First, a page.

Thinktecture.IdentityModel.Hawk – Nonce Storage for Replay Protection – Redis Example

Thinktecture.IdentityModel.Hawk now stores nonce values and validates the incoming nonce to detect replays. In Hawk authentication, the timestamp (ts) field is the fundamental protection mechanism against replay attacks. By default, Hawk uses a time window of 1 minute and this value is stored in the ClockSkewSeconds property of the Thinktecture.IdentityModel.Hawk.Core.Options class. This basically means the replay window is 2 minutes (accounting +1 and -1). If the server and the client clocks are reasonably in sync, ClockSkewSeconds can be set to a much lower value, say 10 seconds and that will bring the window of opportunity for replay to a very small time period.

If even that tiny window is unacceptable for you, you can now let Thinktecture.IdentityModel.Hawk store the nonce values and validate the same to detect replays. This feature is supported starting version 2.1.1. The great thing about nonce storage from the Hawk standpoint is that the time stamp in the request obviates the need to store huge amount of nonce values. By making the time window small, we will need to store the nonce values received only within that time window. Older nonce values can be simply evicted from the nonce storage, since time stamp check will reject those old requests anyways.

Nonce storing behavior is the default behavior now and if you want to disable it, you have to opt out by setting the Func delegates of the Options class like this.

var options = new Options()
{
    ClockSkewSeconds = 15,
    LocalTimeOffsetMillis = 0,
    // Other settings here,

    // Always return null indicating nonce is fresh
    DetermineNonceReplayCallback = (nonce) => null,

    // Do not store nonce
    StoreNonceCallback = (nonce, id, life) => { }
};

app.UseHawkAuthentication(new HawkAuthenticationOptions(options));

Out of box, Thinktecture.IdentityModel.Hawk uses System.Runtime.Caching.MemoryCache to store nonce values. This will not prevent replays when the server is scaled out through multiple process instances or load-balanced servers. But by using the DetermineNonceReplayCallback and StoreNonceCallback, you will be able to plugin any key value store of your choice or even use SQL server so that all instances can use a common store.

To use Redis, for example, here are the steps.

First of all, get Redis using the redis-64 NuGet package. Since I use a x64 Windows, I’m getting Redis-64, BTW.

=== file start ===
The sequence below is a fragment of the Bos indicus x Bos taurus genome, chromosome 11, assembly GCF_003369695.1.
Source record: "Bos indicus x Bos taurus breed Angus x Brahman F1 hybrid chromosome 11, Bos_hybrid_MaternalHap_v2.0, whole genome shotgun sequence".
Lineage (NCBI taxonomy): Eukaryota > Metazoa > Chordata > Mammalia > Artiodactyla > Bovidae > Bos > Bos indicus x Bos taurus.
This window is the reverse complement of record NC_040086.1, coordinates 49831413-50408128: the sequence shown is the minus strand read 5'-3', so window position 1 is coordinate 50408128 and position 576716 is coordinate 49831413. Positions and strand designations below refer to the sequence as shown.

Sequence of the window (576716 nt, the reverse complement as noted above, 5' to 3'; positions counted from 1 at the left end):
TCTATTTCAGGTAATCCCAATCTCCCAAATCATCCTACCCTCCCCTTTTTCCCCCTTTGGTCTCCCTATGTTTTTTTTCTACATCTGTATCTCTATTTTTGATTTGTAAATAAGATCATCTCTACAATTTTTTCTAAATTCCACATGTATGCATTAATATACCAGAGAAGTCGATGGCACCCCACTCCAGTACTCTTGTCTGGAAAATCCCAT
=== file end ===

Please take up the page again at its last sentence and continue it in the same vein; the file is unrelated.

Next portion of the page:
Go to packages\Redis-64.* folder. Edit redis.windows.conf and locate the commented line #requirepass, uncomment it, and change it to include a strong password, like this.

requirepass th@nk$f()rflyin6H@wK!

Open a command window as admin and go to packages\Redis-64.* folder and run this command.

redis-server --service-install redis.windows.conf --loglevel verbose

If you open services.msc, you will see that “Redis” service is installed. It will not be running at this point and you can just start it now.

Add another NuGet package StackExchange.Redis to the project where you are using Hawk server side and create a class like this.

using StackExchange.Redis;

public class RedisNonceStore
{
    private static Lazy<ConnectionMultiplexer> conn = new Lazy<ConnectionMultiplexer>(() =>
    {
        var config = new ConfigurationOptions
        {
            EndPoints =
            {
                { "localhost", 6379 } // Default port is 6379
            },
            Password = "th@nk$f()rflyin6H@wK!"
        };

        return ConnectionMultiplexer.Connect(config);
    });

    public static ConnectionMultiplexer Connection
    {
        get
        {
            return conn.Value;
        }
    }

    internal static void StoreNonce(string nonce, string id, int lifeSeconds)
    {
        Connection
            .GetDatabase()
            .StringSet(nonce, id, expiry: TimeSpan.FromSeconds(lifeSeconds));
    }

    internal static string GetLastUsedId(string nonce)
    {
        return Connection.GetDatabase().StringGet(nonce);
    }
}

Now, all that is remaining is to set the Options Func delegates.

var options = new Options()
{
    ClockSkewSeconds = 15,
    LocalTimeOffsetMillis = 0,
    // Other settings here,
    DetermineNonceReplayCallback = RedisNonceStore.GetLastUsedId,
    StoreNonceCallback = RedisNonceStore.StoreNonce
};

app.UseHawkAuthentication(new HawkAuthenticationOptions(options));

With that, issue a few requests to your server and capture the traffic in Fiddler. As soon as the request is captured and you see the response available, press R to replay the request. You will see that the replayed request is getting rejected with a 401. On the other hand, if you disable the nonce storage, replay will work. If you keep pressing R at some point, once the time period as defined by ClockSkewSeconds elapses, you will start to get 401.

Finally, if you do not want Redis any more, you can just uninstall the service like this and you can see that “Redis” service is not listed anymore in services.msc.

redis-server --service-uninstall
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